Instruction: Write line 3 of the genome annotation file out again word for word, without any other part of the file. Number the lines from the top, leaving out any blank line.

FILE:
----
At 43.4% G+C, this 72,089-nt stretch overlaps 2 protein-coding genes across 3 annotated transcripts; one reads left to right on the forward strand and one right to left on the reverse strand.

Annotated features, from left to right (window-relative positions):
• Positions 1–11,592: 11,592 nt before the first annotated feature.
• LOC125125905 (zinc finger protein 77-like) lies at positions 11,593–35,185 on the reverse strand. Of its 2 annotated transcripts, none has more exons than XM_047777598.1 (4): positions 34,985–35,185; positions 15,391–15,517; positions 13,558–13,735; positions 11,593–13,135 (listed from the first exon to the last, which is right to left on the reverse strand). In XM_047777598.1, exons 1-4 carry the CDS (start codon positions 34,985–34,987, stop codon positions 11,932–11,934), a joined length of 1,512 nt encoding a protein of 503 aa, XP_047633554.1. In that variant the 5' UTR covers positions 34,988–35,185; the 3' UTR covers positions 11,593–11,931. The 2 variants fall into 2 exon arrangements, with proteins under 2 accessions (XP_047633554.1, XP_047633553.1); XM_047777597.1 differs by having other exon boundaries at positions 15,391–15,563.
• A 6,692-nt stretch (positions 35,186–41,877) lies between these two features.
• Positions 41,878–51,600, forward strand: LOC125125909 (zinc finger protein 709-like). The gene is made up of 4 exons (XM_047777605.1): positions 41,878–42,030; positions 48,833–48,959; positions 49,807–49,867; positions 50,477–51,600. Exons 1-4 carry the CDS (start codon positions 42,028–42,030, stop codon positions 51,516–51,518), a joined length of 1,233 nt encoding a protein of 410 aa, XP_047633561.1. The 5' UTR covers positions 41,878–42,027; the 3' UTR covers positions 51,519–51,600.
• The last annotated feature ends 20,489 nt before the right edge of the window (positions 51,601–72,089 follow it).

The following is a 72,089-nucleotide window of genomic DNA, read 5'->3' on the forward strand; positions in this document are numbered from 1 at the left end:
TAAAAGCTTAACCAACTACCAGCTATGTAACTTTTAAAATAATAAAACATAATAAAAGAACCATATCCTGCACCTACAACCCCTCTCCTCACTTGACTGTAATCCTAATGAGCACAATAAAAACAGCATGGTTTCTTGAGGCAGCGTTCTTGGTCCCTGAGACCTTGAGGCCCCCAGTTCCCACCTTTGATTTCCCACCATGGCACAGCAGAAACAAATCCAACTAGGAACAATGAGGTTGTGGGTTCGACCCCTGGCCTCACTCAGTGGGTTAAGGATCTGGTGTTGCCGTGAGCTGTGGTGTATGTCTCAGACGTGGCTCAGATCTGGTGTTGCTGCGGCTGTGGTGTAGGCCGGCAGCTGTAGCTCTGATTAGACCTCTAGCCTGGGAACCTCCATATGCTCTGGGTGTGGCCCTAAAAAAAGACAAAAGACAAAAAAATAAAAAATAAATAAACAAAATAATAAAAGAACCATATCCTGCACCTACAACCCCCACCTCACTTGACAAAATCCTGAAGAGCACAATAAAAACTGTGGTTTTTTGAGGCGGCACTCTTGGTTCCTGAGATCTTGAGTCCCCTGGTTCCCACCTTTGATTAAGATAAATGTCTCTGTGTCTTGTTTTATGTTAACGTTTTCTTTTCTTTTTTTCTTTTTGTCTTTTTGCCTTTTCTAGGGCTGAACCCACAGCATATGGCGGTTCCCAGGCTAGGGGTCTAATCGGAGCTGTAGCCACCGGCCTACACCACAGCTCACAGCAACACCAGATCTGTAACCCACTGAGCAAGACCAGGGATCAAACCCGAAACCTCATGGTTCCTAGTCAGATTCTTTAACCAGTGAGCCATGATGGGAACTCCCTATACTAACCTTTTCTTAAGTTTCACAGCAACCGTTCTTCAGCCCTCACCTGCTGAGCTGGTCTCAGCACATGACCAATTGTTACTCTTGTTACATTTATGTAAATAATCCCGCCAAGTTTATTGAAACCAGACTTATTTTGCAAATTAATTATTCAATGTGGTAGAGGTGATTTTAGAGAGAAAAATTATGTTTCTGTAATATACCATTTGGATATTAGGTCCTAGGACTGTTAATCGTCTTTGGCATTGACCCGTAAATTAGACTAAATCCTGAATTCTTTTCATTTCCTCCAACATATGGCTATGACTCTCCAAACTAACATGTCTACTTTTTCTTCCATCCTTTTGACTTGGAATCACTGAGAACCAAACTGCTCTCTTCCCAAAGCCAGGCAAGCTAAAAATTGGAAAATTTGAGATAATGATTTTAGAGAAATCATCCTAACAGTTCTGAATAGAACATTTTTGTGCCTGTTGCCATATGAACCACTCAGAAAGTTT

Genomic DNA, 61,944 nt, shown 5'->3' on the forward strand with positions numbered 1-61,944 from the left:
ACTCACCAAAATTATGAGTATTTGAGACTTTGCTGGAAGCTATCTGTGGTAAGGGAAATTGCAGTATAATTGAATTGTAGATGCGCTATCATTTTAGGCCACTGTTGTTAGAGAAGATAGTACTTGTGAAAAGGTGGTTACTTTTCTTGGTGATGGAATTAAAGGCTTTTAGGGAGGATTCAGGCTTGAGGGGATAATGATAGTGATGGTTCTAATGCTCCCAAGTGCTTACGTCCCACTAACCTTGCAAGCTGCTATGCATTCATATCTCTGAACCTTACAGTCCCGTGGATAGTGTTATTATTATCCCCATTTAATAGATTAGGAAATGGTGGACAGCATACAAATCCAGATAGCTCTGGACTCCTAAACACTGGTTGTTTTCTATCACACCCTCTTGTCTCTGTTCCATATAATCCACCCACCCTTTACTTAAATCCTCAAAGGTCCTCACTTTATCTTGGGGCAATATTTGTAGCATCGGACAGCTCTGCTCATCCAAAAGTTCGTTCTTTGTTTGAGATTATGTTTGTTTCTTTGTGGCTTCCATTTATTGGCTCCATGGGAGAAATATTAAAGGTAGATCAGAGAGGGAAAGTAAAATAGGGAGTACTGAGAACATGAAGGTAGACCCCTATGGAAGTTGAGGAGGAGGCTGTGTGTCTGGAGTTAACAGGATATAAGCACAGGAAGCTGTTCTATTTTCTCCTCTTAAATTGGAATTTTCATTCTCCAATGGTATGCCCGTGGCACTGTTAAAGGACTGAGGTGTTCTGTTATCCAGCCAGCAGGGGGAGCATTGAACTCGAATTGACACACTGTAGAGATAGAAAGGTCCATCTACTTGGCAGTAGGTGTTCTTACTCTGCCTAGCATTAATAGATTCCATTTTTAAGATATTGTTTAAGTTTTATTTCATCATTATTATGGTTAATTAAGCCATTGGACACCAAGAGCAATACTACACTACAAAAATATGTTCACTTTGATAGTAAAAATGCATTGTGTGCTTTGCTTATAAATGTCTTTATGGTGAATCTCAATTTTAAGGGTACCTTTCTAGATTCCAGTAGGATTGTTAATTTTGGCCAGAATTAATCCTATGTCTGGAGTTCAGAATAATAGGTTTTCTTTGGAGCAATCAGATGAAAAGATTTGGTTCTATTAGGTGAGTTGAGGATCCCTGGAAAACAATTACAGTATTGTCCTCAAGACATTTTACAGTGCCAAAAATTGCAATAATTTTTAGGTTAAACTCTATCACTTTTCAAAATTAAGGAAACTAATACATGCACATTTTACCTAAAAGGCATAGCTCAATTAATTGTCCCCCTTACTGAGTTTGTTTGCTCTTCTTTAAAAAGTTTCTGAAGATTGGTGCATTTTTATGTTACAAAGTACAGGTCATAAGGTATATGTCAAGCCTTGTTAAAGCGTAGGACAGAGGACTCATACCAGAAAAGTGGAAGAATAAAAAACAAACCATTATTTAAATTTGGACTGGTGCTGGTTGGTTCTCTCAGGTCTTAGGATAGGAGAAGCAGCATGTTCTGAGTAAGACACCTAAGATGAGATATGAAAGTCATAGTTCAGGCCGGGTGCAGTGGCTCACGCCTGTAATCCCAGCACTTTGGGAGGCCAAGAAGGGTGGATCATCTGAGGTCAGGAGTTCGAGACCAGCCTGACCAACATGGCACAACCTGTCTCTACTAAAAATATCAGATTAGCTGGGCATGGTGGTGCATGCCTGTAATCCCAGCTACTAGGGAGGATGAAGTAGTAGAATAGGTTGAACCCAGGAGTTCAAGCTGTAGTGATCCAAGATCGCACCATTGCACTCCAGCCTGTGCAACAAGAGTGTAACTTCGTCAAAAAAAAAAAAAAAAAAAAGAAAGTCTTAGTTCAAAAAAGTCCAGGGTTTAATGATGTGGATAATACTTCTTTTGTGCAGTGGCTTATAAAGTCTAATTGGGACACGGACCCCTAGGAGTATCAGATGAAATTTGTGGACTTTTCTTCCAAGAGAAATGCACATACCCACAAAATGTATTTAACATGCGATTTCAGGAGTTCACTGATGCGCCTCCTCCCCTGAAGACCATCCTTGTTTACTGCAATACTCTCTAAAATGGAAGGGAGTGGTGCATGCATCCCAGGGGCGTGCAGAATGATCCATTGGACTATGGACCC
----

• Positions 1–11,592: 11,592 nt before the first annotated feature.